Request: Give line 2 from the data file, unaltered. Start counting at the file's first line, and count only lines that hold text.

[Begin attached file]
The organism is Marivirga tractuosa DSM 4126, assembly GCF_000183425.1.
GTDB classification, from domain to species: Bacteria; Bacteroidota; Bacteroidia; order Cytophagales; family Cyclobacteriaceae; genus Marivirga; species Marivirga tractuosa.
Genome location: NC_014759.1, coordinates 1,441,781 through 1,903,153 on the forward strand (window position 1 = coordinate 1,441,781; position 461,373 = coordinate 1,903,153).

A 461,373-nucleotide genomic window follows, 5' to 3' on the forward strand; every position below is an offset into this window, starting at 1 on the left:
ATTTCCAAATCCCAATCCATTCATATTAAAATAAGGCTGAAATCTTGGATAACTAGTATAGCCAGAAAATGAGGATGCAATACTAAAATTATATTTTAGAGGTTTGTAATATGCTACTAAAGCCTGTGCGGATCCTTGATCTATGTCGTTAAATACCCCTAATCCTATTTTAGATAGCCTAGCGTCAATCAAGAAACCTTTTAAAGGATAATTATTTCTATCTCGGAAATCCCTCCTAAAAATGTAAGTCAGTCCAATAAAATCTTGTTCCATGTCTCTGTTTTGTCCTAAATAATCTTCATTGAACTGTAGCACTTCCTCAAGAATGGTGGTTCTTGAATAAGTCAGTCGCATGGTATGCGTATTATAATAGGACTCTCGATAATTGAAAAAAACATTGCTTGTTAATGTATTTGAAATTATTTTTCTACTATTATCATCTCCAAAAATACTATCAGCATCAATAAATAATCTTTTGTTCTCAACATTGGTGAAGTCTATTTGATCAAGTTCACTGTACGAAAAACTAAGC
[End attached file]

GTDB classification, from domain to species: Bacteria; Bacteroidota; Bacteroidia; order Cytophagales; family Cyclobacteriaceae; genus Marivirga; species Marivirga tractuosa.